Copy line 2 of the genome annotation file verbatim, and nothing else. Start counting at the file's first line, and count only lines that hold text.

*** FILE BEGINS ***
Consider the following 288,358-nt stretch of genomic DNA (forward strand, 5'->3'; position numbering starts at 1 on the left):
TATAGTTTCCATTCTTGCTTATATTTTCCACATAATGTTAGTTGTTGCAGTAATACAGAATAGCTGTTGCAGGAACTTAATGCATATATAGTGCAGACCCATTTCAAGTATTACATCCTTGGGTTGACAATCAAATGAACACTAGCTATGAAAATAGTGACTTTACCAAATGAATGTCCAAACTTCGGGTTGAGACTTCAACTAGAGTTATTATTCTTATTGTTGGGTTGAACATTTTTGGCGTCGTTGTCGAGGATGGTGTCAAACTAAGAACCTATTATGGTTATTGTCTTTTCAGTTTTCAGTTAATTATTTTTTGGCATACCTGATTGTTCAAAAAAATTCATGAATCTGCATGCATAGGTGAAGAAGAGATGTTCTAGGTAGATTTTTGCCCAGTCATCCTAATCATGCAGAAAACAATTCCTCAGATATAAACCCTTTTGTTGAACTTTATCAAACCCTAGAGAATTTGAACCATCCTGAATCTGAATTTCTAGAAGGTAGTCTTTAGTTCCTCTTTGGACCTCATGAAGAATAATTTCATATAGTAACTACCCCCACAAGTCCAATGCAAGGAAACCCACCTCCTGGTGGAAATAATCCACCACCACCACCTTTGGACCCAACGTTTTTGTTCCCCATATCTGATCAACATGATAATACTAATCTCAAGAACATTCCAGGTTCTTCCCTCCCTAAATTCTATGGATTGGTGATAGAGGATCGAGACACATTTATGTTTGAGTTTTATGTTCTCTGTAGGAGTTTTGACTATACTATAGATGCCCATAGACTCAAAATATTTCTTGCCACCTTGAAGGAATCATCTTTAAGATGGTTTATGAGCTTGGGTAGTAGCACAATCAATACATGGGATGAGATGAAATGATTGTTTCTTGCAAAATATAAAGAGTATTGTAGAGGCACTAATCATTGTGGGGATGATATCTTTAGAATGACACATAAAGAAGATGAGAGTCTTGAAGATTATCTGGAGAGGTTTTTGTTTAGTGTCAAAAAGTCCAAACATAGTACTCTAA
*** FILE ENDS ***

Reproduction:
TATAGTTTCCATTCTTGCTTATATTTTCCACATAATGTTAGTTGTTGCAGTAATACAGAATAGCTGTTGCAGGAACTTAATGCATATATAGTGCAGACCCATTTCAAGTATTACATCCTTGGGTTGACAATCAAATGAACACTAGCTATGAAAATAGTGACTTTACCAAATGAATGTCCAAACTTCGGGTTGAGACTTCAACTAGAGTTATTATTCTTATTGTTGGGTTGAACATTTTTGGCGTCGTTGTCGAGGATGGTGTCAAACTAAGAACCTATTATGGTTATTGTCTTTTCAGTTTTCAGTTAATTATTTTTTGGCATACCTGATTGTTCAAAAAAATTCATGAATCTGCATGCATAGGTGAAGAAGAGATGTTCTAGGTAGATTTTTGCCCAGTCATCCTAATCATGCAGAAAACAATTCCTCAGATATAAACCCTTTTGTTGAACTTTATCAAACCCTAGAGAATTTGAACCATCCTGAATCTGAATTTCTAGAAGGTAGTCTTTAGTTCCTCTTTGGACCTCATGAAGAATAATTTCATATAGTAACTACCCCCACAAGTCCAATGCAAGGAAACCCACCTCCTGGTGGAAATAATCCACCACCACCACCTTTGGACCCAACGTTTTTGTTCCCCATATCTGATCAACATGATAATACTAATCTCAAGAACATTCCAGGTTCTTCCCTCCCTAAATTCTATGGATTGGTGATAGAGGATCGAGACACATTTATGTTTGAGTTTTATGTTCTCTGTAGGAGTTTTGACTATACTATAGATGCCCATAGACTCAAAATATTTCTTGCCACCTTGAAGGAATCATCTTTAAGATGGTTTATGAGCTTGGGTAGTAGCACAATCAATACATGGGATGAGATGAAATGATTGTTTCTTGCAAAATATAAAGAGTATTGTAGAGGCACTAATCATTGTGGGGATGATATCTTTAGAATGACACATAAAGAAGATGAGAGTCTTGAAGATTATCTGGAGAGGTTTTTGTTTAGTGTCAAAAAGTCCAAACATAGTACTCTAA